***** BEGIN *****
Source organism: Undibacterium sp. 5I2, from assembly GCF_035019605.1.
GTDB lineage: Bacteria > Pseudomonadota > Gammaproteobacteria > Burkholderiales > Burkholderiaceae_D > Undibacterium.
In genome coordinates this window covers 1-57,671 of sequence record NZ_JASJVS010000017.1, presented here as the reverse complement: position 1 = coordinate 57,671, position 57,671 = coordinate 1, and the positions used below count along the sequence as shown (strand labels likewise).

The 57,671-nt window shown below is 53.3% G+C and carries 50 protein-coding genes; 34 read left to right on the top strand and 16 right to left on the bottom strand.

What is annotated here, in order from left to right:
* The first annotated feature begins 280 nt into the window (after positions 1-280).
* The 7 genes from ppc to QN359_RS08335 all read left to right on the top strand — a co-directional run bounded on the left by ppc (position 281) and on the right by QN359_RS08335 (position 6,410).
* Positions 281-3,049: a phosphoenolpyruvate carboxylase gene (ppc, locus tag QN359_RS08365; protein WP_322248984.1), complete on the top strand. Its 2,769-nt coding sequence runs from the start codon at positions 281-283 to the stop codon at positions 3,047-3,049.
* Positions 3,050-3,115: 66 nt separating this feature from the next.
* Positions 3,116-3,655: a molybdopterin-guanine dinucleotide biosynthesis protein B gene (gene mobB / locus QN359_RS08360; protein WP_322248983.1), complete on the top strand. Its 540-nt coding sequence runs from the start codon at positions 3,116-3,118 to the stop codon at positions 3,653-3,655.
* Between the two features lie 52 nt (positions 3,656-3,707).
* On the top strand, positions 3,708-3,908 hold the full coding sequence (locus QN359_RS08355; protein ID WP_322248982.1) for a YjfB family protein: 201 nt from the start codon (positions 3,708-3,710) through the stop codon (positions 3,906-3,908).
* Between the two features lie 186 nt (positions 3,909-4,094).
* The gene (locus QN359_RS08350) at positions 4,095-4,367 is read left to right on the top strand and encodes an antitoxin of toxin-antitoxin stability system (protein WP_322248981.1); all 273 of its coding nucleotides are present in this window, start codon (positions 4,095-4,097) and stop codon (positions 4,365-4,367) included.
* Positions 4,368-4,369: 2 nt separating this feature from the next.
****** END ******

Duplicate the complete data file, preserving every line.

Source organism: Undibacterium sp. 5I2, from assembly GCF_035019605.1.
GTDB lineage: Bacteria > Pseudomonadota > Gammaproteobacteria > Burkholderiales > Burkholderiaceae_D > Undibacterium.
In genome coordinates this window covers 1-57,671 of sequence record NZ_JASJVS010000017.1, presented here as the reverse complement: position 1 = coordinate 57,671, position 57,671 = coordinate 1, and the positions used below count along the sequence as shown (strand labels likewise).

The 57,671-nt window shown below is 53.3% G+C and carries 50 protein-coding genes; 34 read left to right on the top strand and 16 right to left on the bottom strand.

What is annotated here, in order from left to right:
* The first annotated feature begins 280 nt into the window (after positions 1-280).
* The 7 genes from ppc to QN359_RS08335 all read left to right on the top strand — a co-directional run bounded on the left by ppc (position 281) and on the right by QN359_RS08335 (position 6,410).
* Positions 281-3,049: a phosphoenolpyruvate carboxylase gene (ppc, locus tag QN359_RS08365; protein WP_322248984.1), complete on the top strand. Its 2,769-nt coding sequence runs from the start codon at positions 281-283 to the stop codon at positions 3,047-3,049.
* Positions 3,050-3,115: 66 nt separating this feature from the next.
* Positions 3,116-3,655: a molybdopterin-guanine dinucleotide biosynthesis protein B gene (gene mobB / locus QN359_RS08360; protein WP_322248983.1), complete on the top strand. Its 540-nt coding sequence runs from the start codon at positions 3,116-3,118 to the stop codon at positions 3,653-3,655.
* Between the two features lie 52 nt (positions 3,656-3,707).
* On the top strand, positions 3,708-3,908 hold the full coding sequence (locus QN359_RS08355; protein ID WP_322248982.1) for a YjfB family protein: 201 nt from the start codon (positions 3,708-3,710) through the stop codon (positions 3,906-3,908).
* Between the two features lie 186 nt (positions 3,909-4,094).
* The gene (locus QN359_RS08350) at positions 4,095-4,367 is read left to right on the top strand and encodes an antitoxin of toxin-antitoxin stability system (protein WP_322248981.1); all 273 of its coding nucleotides are present in this window, start codon (positions 4,095-4,097) and stop codon (positions 4,365-4,367) included.
* Positions 4,368-4,369: 2 nt separating this feature from the next.